Personally, I was most appreciative of the information under "Being Wikipedian is more important than the political affiliation". Quoting from the report: "Based on an analysis of a sample of 1390 editors with known political affiliation – either US Democrat or Republican – (the authors) conclude that although the social identity of editors is strongly reflected in their editorial interests – that is, the topics on which they are more active – but that being "Wikipedian" dominates the political affiliation when it comes to user pages. In contrast with other social media e.g., blogosphere, where cross-party interactions are very much underrepresented, it appears that Wikipedian dialogues between editors from opposing parties are relatively profound and notable. On the day before the US presidential election, the paper's results were highlighted on the Wikimedia blog under the headline "In divisive times, Wikipedia brings political opponents together".
Recent Research report topics for November 2012:
"Early prediction of movie box-office revenues with Wikipedia data"
"Readability of the English Wikipedia, Simple Wikipedia, and Britannica compared"
"Wikipedia favors established views and scientifically backed knowledge"
"Trust, authority and credentials on Wikipedia: The case of the Essjay controversy"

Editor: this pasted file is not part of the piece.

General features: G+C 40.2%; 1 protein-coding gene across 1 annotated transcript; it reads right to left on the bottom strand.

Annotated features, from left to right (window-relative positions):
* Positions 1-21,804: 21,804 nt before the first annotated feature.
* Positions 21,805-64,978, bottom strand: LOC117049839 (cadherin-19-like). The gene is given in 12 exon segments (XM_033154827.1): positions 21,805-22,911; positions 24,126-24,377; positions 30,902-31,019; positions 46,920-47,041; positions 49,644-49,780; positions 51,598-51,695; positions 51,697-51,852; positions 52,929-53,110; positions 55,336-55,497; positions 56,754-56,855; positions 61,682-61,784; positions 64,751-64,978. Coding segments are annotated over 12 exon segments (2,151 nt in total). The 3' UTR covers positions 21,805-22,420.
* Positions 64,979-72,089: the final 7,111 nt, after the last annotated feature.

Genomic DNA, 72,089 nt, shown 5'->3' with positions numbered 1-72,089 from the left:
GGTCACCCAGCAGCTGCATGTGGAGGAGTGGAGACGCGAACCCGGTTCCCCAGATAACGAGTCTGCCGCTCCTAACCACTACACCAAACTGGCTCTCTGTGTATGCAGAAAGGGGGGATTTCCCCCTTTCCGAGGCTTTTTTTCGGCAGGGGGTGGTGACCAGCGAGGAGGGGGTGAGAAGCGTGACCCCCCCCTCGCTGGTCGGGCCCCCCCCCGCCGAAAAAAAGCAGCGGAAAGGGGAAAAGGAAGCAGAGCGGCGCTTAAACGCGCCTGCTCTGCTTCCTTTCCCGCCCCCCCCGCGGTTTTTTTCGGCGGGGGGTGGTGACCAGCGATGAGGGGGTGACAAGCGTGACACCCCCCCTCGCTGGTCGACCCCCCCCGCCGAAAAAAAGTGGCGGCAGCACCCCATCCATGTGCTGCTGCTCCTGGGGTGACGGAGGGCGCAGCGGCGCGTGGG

"Being Wikipedian is more important than the political affiliation"
"Eye-tracking study: Readers look at TOC first, then infobox"
"Edit categories in featured and non-featured articles"
"How the TV schedule influences Wikipedia pageviews"
"A truthfulness verification system based on Wikipedia"
"Characterizing Wikipedia trafﬁc"
"One-year article ratings dump released"
"Measuring countries' visibility on Wikipedia"
"Ratio of African Wikipedia readers rising, but still low"
Maybe of interest... -Jodi
---------- Forwarded message ----------
From: Jutta Haider <jutta.haider(a)gmail.com>
Date: Wed, Nov 21, 2012 at 7:19 PM
Subject: [Air-L] CFP Theme section: Changing orders of knowledge?
Encyclopaedias in transition
CALL FOR PAPERS
Theme section: Changing orders of knowledge? Encyclopaedias in transition
To appear in the peer-reviewed journal Culture Unbound: Journal of Current
Guest editors: Jutta Haider & Olof Sundin, Department of Arts and Cultural
Sciences, Lund University, Sweden
We are witnessing a transition period for encyclopaedias and encyclopaedic
knowledge. Since the 1990s alone encyclopaedias have gone through several
remediations: from printed volumes to CD-ROM, from CD-ROM to on-line
editions on the web and most recently as smartphone applications. Nowadays
encyclopaedic knowledge is produced, distributed and used largely within
digital networks. Mobile devices make it always available, everywhere.
While understandably a lot has been said about Wikipedia and from almost
every angle, other contemporary encyclopaedias have not received that much
attention in research. Yet they are two sides of the same coin. This theme
section wants to contribute to changing the balance somewhat.